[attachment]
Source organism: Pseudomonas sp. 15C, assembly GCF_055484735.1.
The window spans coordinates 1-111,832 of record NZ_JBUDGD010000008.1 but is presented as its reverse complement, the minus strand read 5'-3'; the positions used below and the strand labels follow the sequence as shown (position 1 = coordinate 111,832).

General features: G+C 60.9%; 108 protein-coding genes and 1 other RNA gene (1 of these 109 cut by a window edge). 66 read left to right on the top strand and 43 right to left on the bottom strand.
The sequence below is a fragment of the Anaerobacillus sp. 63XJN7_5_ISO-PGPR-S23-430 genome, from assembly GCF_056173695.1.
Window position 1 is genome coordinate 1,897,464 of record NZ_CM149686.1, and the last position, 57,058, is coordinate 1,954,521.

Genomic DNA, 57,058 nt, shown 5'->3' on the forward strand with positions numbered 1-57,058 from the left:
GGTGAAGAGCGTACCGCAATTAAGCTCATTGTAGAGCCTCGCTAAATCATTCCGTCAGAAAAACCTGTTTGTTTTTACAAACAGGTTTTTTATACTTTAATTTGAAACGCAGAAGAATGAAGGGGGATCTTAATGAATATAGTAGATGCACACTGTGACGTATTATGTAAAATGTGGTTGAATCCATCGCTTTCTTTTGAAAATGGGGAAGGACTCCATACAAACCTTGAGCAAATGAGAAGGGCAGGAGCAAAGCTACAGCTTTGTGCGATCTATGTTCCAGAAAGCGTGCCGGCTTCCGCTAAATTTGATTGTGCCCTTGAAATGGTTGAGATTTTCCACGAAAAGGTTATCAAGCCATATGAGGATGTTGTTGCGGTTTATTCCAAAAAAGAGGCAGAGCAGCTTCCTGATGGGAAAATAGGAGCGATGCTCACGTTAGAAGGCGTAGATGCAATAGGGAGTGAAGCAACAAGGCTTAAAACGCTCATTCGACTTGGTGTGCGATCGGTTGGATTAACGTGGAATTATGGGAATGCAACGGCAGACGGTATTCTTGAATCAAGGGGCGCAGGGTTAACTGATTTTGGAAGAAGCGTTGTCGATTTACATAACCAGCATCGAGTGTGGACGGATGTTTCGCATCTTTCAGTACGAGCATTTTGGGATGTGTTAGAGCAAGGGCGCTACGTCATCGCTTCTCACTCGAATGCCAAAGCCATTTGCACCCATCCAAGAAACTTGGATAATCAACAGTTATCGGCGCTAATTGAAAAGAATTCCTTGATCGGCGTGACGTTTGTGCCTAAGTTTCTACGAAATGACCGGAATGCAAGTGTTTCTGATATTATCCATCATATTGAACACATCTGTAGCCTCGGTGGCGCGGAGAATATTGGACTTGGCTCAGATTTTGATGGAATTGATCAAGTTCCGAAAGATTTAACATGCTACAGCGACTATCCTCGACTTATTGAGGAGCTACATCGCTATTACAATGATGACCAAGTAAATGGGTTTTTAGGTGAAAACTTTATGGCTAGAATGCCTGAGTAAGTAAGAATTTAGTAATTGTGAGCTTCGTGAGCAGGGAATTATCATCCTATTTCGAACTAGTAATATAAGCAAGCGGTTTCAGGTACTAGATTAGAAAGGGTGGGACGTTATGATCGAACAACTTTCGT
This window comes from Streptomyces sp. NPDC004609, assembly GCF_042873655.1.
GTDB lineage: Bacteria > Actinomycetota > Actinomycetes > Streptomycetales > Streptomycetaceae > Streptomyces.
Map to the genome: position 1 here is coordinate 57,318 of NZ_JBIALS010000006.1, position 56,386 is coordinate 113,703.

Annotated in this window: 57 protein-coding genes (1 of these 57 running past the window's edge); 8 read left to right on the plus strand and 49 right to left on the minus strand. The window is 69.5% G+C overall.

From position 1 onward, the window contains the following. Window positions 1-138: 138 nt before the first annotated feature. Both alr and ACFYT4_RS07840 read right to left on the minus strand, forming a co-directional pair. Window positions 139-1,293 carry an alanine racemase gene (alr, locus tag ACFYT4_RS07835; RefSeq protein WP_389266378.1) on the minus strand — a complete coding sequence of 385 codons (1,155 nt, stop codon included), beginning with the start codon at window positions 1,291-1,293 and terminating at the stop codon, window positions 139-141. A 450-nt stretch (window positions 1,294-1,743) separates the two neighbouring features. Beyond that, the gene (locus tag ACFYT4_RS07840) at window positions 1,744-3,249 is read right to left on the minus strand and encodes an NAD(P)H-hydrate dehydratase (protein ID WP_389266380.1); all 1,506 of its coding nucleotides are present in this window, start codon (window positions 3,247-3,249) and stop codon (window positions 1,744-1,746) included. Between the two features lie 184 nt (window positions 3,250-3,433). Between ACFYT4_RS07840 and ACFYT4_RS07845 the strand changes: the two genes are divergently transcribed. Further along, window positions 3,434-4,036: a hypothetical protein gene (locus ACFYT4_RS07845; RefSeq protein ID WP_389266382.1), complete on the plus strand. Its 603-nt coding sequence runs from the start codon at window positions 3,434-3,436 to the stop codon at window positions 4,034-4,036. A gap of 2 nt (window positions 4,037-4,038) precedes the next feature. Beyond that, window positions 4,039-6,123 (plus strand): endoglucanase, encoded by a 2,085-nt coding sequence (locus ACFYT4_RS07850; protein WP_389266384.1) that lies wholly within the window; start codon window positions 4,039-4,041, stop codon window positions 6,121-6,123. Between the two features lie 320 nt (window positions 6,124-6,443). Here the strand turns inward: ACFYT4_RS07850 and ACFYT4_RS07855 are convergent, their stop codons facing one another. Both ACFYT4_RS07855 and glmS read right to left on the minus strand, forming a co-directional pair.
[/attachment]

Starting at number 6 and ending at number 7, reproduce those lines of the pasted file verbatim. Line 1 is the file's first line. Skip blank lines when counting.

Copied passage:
Genomic DNA, 57,058 nt, shown 5'->3' on the forward strand with positions numbered 1-57,058 from the left:
GGTGAAGAGCGTACCGCAATTAAGCTCATTGTAGAGCCTCGCTAAATCATTCCGTCAGAAAAACCTGTTTGTTTTTACAAACAGGTTTTTTATACTTTAATTTGAAACGCAGAAGAATGAAGGGGGATCTTAATGAATATAGTAGATGCACACTGTGACGTATTATGTAAAATGTGGTTGAATCCATCGCTTTCTTTTGAAAATGGGGAAGGACTCCATACAAACCTTGAGCAAATGAGAAGGGCAGGAGCAAAGCTACAGCTTTGTGCGATCTATGTTCCAGAAAGCGTGCCGGCTTCCGCTAAATTTGATTGTGCCCTTGAAATGGTTGAGATTTTCCACGAAAAGGTTATCAAGCCATATGAGGATGTTGTTGCGGTTTATTCCAAAAAAGAGGCAGAGCAGCTTCCTGATGGGAAAATAGGAGCGATGCTCACGTTAGAAGGCGTAGATGCAATAGGGAGTGAAGCAACAAGGCTTAAAACGCTCATTCGACTTGGTGTGCGATCGGTTGGATTAACGTGGAATTATGGGAATGCAACGGCAGACGGTATTCTTGAATCAAGGGGCGCAGGGTTAACTGATTTTGGAAGAAGCGTTGTCGATTTACATAACCAGCATCGAGTGTGGACGGATGTTTCGCATCTTTCAGTACGAGCATTTTGGGATGTGTTAGAGCAAGGGCGCTACGTCATCGCTTCTCACTCGAATGCCAAAGCCATTTGCACCCATCCAAGAAACTTGGATAATCAACAGTTATCGGCGCTAATTGAAAAGAATTCCTTGATCGGCGTGACGTTTGTGCCTAAGTTTCTACGAAATGACCGGAATGCAAGTGTTTCTGATATTATCCATCATATTGAACACATCTGTAGCCTCGGTGGCGCGGAGAATATTGGACTTGGCTCAGATTTTGATGGAATTGATCAAGTTCCGAAAGATTTAACATGCTACAGCGACTATCCTCGACTTATTGAGGAGCTACATCGCTATTACAATGATGACCAAGTAAATGGGTTTTTAGGTGAAAACTTTATGGCTAGAATGCCTGAGTAAGTAAGAATTTAGTAATTGTGAGCTTCGTGAGCAGGGAATTATCATCCTATTTCGAACTAGTAATATAAGCAAGCGGTTTCAGGTACTAGATTAGAAAGGGTGGGACGTTATGATCGAACAACTTTCGT